Re-mastered albums usually make me angry. At best, as so perfectly demonstrated by the recent career-spanning collection of re-mastered Beatles brilliance, I feel compelled to buy records I already own and cherish again – such obsession gets costly real quick, especially if you’re a fan of bands whose careers span entire decades.

At worst, re-masters amount to nothing more than a blatant cash grab, a record company’s desperate attempt to milk an anemic and teat-bleeding cow of her dwindling supply of watered-down cream. All of this comes much to the delight of self-ascribed “audiophiles” who exalt at any given re-master’s “newfound nuances” and commence bullshitting endlessly over about quantifiable technicalities of something so numinous and so… other, that they effectively manage to altogether subvert, if not nullify, the music therein.

Fortunately, the re-mastered edition of Nirvana’s 1993 landmark release, In Utero, manages to steer clear of both of these maddening realities. Nirvana’s is obviously a catalogue cut tragically short – while their other albums have recently been updated and expanded, one can purchase the band’s entire discography, re-mastered or original, for under $100. It’s impossible to conceive of a better way to burn a “Borden” (in Canada) or a “Benjamin” (in the States).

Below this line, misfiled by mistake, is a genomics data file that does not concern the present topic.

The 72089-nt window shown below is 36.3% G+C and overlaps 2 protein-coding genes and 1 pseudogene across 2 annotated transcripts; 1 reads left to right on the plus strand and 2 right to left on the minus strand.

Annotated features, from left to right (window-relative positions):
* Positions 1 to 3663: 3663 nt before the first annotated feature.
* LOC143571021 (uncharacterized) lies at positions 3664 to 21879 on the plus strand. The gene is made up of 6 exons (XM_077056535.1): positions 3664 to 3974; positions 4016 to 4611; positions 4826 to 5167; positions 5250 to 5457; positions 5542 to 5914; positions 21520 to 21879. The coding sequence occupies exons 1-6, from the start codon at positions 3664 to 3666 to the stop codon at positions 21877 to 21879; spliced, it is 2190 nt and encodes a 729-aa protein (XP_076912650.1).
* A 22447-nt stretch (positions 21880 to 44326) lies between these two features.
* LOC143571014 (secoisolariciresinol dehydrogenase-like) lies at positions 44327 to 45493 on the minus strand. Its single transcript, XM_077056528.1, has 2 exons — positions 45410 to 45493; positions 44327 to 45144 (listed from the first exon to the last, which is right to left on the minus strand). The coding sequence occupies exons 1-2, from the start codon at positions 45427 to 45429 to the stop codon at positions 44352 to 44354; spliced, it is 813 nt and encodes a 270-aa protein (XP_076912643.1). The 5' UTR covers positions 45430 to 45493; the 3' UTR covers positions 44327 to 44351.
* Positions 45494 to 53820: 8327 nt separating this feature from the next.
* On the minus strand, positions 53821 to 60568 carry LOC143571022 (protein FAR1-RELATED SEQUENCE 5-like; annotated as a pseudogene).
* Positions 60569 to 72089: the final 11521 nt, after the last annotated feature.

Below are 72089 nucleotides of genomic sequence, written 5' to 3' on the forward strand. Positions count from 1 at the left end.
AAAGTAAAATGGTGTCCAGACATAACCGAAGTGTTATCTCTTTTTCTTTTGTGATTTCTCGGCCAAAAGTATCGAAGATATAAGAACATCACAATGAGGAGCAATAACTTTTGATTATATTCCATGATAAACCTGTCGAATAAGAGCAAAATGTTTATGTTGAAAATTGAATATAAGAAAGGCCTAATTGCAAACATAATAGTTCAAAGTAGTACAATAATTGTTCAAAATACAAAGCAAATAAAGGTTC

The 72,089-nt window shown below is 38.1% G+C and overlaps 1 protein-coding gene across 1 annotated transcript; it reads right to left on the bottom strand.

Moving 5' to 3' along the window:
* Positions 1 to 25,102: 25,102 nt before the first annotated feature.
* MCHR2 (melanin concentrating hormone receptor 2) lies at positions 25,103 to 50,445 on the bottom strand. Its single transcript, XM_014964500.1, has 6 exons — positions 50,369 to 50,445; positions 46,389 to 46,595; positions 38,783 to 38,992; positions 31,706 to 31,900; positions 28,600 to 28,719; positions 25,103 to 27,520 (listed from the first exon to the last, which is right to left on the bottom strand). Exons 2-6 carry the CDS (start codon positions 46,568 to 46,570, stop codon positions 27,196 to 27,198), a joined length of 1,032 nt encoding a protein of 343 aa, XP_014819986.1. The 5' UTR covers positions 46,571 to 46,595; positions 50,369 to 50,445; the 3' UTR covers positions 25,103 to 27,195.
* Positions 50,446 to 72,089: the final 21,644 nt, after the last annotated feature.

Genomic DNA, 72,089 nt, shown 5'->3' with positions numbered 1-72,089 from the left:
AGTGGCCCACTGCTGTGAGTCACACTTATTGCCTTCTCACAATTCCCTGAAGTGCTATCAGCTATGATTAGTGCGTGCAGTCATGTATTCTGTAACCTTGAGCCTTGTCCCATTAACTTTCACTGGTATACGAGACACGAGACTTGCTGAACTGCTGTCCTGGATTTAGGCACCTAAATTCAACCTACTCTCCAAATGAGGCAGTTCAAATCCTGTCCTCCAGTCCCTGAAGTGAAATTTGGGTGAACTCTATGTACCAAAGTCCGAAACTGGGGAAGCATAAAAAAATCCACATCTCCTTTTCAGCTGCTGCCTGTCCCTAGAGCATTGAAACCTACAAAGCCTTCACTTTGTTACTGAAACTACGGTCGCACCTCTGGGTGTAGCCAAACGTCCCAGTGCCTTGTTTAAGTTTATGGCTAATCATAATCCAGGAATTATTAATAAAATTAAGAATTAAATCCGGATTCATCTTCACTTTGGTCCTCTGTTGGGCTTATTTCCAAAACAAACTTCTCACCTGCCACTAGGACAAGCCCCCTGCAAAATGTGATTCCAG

In Utero’s reissue is as warranted as it is rewarding. The re-mastered take on the album is essential listening, not only for “completionists” or avid Nirvana fans, but for anyone who enjoys listening to music. It sounds even better now than it did when it first came out 20 years ago, which is to say a lot as it was undeniably excellent way back then. The re-release at once offers us old folk a chance for rediscovery, while hopefully offering a starting point for the youngsters – in either case, In Utero is and was nothing short of a transformative amalgamation of music.

Such transformations are best represented by the album’s instrumental outtakes. Vocally nude takes, such as “Very Ape” and “Pennyroyal Tea,” featured on disc two, sound eerie (especially so, in retrospect) without Cobain’s voice. We also get to listen in on Cobain working out the words for newborn songs as he spits a torrent of gibberish on tracks such as “All Apologies” — the hairs on our collective heads rise immediately as we get to listen in on the later stages of Nirvana’s gestational period, a period befitting of a haunting, raw album that was to be eventually entitled In Utero.

By Nick Lyons

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